By John A. Riley
In Alex de la Iglesia’s second feature, a priest discovers a Biblical code that prophesies Satan’s appearance on Earth. He enlists the help of an LSD-loving heavy metal fan and the presenter of a TV show about the paranormal to prevent this catastrophe, which confusingly involves the priest trying to sell his soul to Satan.
Day of the Beast is a stylish film full of well-composed shots. Its gleeful inverse theology and blasphemous imagery would appear to put it in the tradition of Luis Buñuel’s satires. However, it is also a wilfully trashy horror comedy, fitting perfectly with the 1990s spirit of Beavis and Butthead and Rob Zombie.
Sadly, after the credit sequence, in which the priest tries to commit as many sins as possible to make himself more contactable by Satan, many of the film’s set-pieces seem fumbled, or badly paced. The film seems awkwardly poised between action, horror and comedy. But the choice of Puerta de Europa as the location for the final showdown between priest and Antichrist is inspired. Still under construction when the film was being shot, these audaciously inclined skyscrapers represent a gleaming future that the film plays on (and their use recalls a similarly mythic use of the World Trade Centre in the early Tom Hanks film Monsters and Mazes).
The combination of postmodern architecture with a Satanic catastrophe suggests that we can’t really escape the past; however grand our future may seem, we can’t escape old superstitions, old mistakes. Further, the use of the towers in this context play on the audience’s fear of a different sort of “end of the world.” The fear that the promised future of globalisation will actually fail, leading to a breakdown: the contrast between the massive structure and the hapless immigrants we see throughout the film gives us a sense that this is already about to happen.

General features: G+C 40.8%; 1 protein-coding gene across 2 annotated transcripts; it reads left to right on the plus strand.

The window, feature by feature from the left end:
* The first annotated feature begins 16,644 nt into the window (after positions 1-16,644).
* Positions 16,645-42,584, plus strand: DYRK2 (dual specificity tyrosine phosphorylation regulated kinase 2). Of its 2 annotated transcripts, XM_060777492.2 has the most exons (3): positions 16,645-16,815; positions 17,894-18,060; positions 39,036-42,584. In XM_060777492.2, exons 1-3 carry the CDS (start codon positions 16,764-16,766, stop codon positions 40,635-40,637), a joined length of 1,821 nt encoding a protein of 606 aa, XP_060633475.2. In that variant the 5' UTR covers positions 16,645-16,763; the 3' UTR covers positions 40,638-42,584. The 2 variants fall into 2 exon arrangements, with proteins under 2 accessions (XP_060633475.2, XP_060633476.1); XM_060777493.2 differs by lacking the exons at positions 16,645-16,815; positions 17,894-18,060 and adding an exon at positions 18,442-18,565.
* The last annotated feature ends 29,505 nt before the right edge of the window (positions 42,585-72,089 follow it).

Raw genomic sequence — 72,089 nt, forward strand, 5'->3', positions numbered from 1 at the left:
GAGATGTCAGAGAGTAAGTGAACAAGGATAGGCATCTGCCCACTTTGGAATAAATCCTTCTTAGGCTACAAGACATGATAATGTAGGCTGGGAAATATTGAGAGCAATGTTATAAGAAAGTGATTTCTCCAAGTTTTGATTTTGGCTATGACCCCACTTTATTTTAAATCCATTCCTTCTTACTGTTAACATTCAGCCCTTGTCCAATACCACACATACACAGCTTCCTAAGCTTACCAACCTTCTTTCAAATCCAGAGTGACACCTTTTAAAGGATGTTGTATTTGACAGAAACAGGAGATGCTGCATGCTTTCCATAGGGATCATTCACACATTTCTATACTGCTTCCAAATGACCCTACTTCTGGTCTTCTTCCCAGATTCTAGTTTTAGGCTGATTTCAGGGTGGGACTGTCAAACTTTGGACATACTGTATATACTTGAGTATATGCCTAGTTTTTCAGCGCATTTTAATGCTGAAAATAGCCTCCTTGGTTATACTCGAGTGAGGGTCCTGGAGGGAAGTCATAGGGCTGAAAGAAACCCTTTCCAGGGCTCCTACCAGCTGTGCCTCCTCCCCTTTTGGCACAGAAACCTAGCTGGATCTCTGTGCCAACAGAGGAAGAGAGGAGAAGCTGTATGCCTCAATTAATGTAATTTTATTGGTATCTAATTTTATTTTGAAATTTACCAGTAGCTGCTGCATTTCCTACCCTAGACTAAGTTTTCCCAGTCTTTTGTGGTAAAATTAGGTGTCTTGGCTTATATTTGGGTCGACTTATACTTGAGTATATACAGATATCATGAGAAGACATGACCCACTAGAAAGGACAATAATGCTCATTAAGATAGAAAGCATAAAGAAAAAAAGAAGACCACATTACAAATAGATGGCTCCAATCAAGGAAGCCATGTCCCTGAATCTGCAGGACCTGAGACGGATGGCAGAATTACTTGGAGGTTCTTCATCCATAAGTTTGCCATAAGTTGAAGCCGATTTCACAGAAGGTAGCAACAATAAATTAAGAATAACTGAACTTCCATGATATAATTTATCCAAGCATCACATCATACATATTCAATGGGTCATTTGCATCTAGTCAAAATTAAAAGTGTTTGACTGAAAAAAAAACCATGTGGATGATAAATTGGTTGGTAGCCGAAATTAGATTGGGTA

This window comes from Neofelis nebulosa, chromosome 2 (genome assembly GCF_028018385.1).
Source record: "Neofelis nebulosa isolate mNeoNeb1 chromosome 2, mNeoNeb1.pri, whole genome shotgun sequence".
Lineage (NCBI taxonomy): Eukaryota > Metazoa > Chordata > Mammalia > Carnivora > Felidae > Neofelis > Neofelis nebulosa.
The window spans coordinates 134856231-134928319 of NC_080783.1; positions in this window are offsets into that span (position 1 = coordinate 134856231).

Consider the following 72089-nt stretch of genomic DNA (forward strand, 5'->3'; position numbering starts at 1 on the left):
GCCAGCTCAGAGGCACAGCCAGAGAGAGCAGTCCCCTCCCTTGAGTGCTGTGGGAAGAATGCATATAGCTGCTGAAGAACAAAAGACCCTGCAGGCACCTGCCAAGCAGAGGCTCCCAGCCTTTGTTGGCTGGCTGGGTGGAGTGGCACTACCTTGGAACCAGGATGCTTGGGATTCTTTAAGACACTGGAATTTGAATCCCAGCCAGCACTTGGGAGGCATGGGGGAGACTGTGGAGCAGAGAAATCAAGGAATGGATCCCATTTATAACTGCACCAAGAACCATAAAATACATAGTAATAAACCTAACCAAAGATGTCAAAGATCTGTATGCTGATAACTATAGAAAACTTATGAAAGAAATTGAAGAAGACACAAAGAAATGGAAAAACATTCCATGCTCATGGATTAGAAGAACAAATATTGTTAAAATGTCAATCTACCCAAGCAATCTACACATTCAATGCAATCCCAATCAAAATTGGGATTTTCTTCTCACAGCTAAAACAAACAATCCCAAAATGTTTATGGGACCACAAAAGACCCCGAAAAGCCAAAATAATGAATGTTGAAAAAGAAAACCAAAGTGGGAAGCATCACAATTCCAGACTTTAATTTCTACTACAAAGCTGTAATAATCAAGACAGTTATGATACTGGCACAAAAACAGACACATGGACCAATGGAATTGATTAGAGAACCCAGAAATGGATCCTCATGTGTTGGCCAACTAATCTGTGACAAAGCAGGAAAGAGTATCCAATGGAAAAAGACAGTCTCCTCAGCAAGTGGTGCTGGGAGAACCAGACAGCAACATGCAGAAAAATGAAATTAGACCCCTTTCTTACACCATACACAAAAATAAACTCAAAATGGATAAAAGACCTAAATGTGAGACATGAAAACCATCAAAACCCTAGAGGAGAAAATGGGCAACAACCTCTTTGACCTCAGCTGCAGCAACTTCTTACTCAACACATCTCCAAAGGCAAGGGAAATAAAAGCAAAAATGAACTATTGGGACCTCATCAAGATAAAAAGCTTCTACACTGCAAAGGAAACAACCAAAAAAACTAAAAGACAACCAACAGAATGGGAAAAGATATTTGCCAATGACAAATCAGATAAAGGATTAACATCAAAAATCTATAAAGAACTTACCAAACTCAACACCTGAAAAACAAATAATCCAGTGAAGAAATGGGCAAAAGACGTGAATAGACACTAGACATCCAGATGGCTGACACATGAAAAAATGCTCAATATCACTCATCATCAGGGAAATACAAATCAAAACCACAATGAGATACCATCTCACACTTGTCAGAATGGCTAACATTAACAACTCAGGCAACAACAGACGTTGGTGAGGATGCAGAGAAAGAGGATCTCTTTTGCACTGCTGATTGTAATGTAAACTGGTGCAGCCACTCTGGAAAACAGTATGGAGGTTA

Although the film’s plot is counter-intuitively presented, the use of fascists (who have been a background element until the film’s final reel) as the harbringers of the antichrist is inspired. Astutely, de la Iglesia shows them as well-dressed middle class men in sunglasses, not caricatured skinheaded bully boys. But their crimes are no less brutal or unforgiving. It’s a shame that the nature of fantasy film (or genre and profit-minded producers) called for a CGI Satan stalking the half-constructed Puerta de Europa and menacing our heroes, because the real threat to civilisation comes from the near-superstitious ignorance stoked by fascism, a “solution” that, lets not forget, was implemented in Spain until the mid-1970s.